The constants of Nature give our Universe its feel and its existence. Without them, the forces of Nature would have no strengths; the elementary particles of matter no masses; the Universe no size. The constants of Nature are the ultimate bulwark against unbridled relativism. They define the fabric of the Universe in a way that can side-step the prejudices of a human-centred view of things. If we were to make contact with an intelligence elsewhere in the Universe we would look first to the constants of Nature for common ground. We would talk first about those things that the constants of Nature define. The probes that we have dispatched into outer space carrying information about ourselves and our location in the Universe pick on the wavelengths of light that defined the hydrogen atom to tell where we are and what we know. The constants of Nature are potentially the greatest shared physical experience of intelligent beings everywhere in the Universe. Yet, as we have followed the highways and by-ways of the quest to unravel their meaning and significance, we have come full circle. Their architects saw them as a means of lifting our understanding of the Universe clear from the anthropomorphisms of human construction to reveal the otherness of a Universe not designed for our convenience. But these universal constants, created by the coming together of relativistic and quantum realities, have turned out to underwrite our very existence in ways that are at once mysterious and marvellous. For it is their values, measured with ever greater precision in our laboratories, but still unexplained by our theories, that make the Universe a habitable place for minds of any sort. And it is through their values that the uniqueness of our Universe is impressed upon us by the ease with which we can think of less satisfactory alternatives.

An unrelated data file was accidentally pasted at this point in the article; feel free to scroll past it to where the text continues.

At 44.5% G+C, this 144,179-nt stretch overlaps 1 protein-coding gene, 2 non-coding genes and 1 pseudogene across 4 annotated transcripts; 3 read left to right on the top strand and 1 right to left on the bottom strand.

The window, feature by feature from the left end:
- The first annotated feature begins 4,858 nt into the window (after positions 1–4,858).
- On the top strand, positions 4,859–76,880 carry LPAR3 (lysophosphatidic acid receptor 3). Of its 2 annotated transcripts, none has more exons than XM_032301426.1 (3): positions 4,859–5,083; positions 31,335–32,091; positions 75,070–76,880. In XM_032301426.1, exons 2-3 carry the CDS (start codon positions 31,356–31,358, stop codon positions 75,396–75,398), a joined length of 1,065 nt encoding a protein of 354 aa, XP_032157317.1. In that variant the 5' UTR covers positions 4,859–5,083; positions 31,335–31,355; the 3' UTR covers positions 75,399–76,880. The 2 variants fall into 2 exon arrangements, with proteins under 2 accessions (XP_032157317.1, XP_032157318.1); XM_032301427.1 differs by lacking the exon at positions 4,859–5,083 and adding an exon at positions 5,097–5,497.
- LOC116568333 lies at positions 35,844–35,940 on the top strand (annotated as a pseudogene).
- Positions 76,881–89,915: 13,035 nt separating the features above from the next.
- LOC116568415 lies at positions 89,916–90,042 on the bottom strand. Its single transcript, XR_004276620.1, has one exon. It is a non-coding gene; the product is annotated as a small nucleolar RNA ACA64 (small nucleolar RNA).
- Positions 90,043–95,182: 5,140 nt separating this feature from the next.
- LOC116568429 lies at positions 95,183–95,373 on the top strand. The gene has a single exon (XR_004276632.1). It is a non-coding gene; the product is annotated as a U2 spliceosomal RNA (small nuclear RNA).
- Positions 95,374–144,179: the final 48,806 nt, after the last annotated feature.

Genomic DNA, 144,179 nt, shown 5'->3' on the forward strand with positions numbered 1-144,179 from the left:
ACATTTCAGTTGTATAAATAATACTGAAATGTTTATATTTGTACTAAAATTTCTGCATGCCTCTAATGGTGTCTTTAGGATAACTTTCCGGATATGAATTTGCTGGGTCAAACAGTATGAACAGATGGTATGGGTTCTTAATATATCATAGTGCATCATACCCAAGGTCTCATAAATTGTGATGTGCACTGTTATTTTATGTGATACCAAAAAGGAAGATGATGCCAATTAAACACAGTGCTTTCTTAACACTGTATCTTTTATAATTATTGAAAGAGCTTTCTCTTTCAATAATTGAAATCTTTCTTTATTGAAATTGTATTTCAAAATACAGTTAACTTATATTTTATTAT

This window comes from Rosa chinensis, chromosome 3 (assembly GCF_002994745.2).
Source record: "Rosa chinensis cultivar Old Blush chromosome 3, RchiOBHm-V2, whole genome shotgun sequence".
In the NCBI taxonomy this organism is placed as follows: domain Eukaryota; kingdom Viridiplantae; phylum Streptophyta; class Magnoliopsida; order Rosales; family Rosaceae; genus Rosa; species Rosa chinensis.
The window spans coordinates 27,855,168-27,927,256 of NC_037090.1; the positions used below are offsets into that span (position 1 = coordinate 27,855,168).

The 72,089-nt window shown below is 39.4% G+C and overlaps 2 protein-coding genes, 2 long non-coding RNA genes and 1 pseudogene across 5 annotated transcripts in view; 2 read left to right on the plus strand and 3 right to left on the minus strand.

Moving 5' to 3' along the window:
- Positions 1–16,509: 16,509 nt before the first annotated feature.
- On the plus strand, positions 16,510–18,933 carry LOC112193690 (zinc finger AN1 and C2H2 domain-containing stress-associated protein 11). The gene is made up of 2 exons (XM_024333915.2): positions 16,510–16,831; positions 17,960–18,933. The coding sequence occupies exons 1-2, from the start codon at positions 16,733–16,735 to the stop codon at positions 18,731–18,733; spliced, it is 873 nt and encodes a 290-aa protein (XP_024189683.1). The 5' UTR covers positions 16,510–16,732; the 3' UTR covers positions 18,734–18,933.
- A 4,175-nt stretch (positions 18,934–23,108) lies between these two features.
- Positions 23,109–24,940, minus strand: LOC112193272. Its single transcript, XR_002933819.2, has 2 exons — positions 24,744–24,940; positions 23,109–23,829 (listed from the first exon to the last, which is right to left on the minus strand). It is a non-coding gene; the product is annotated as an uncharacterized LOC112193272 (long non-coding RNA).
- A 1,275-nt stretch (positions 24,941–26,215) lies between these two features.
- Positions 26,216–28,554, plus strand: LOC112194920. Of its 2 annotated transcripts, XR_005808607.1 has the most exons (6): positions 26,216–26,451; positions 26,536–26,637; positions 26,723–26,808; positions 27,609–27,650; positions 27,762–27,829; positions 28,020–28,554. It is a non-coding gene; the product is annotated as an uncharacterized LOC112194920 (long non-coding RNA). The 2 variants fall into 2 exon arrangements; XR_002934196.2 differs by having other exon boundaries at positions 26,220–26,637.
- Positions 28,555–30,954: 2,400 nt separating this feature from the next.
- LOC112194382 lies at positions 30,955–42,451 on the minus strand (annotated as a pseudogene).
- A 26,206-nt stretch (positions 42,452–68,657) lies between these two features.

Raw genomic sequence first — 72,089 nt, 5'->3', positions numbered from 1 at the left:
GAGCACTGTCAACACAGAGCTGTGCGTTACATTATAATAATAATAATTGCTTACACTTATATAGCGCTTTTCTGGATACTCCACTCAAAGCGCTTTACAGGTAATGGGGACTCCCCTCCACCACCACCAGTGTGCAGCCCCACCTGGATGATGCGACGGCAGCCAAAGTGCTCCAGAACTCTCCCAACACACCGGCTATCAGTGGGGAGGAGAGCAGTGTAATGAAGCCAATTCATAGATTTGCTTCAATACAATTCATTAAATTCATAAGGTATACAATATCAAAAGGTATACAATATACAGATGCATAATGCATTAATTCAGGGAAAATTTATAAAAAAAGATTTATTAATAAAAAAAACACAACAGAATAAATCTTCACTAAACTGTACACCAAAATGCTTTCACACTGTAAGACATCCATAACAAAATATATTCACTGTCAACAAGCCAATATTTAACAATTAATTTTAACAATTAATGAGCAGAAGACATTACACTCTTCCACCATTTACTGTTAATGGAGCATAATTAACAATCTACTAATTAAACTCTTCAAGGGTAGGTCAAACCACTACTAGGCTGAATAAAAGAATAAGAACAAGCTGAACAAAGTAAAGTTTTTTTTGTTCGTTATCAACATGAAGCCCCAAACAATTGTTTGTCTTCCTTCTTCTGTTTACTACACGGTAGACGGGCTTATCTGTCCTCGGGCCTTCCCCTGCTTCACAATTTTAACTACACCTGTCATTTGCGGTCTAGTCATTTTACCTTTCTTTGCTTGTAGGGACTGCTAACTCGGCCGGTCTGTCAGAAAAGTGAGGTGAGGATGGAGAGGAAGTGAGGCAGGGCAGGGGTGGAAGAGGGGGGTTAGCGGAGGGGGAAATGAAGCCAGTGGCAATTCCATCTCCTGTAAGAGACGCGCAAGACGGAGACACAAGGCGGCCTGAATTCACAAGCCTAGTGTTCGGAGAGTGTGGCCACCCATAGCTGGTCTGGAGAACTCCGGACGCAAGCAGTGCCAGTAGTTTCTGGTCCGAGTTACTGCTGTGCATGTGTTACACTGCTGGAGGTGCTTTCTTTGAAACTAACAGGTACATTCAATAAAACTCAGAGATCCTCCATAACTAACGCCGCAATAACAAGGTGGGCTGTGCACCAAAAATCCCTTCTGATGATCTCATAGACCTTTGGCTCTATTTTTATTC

John Barrow, The Constants of Nature: From Alpha to Omega, London, 2002, pp. 290-291
[O]nce space travel begins, there are, in principle, no further physical barriers to prevent Homo sapiens (or our descendants) from eventually expanding to colonize a substantial portion, if not all, of the visible Cosmos. Once this has occurred, it becomes quite reasonable to speculate that the operations of all these intelligent beings could begin to affect the large scale evolution of the Universe. If this is true, it would be in this era—in the far future near the Final State of the Universe—that the true significance of life and intelligence would manifest itself. Present-day life would then have cosmic significance because of what future life may someday accomplish.
John Barrow and Frank Tipler, The Anthropic Cosmological Principle, Oxford, 1986, p. 614
[W]e, whom the cosmos shaped for a billion years
to fit this place, we know it failed.
For we can reshape,
reach an arm through the bars
and, Escher-like, pull ourselves out.
And while whales feeding on mackerel
are confined to the sea,
we climb the waves,
look down from the clouds.
Marvin Levine, Look Down from Clouds: New Poems, New York, 1997
Men were made for higher things, one can’t help wanting to say, even though one knows that men weren’t made for anything, but are the product of natural selection.
J. J. C. Smart, ‘An Outline of a System of Utilitarian Ethics’, in J. J. C. Smart and Bernard Williams, Utilitarianism For and Against, Cambridge, 1973, p. 19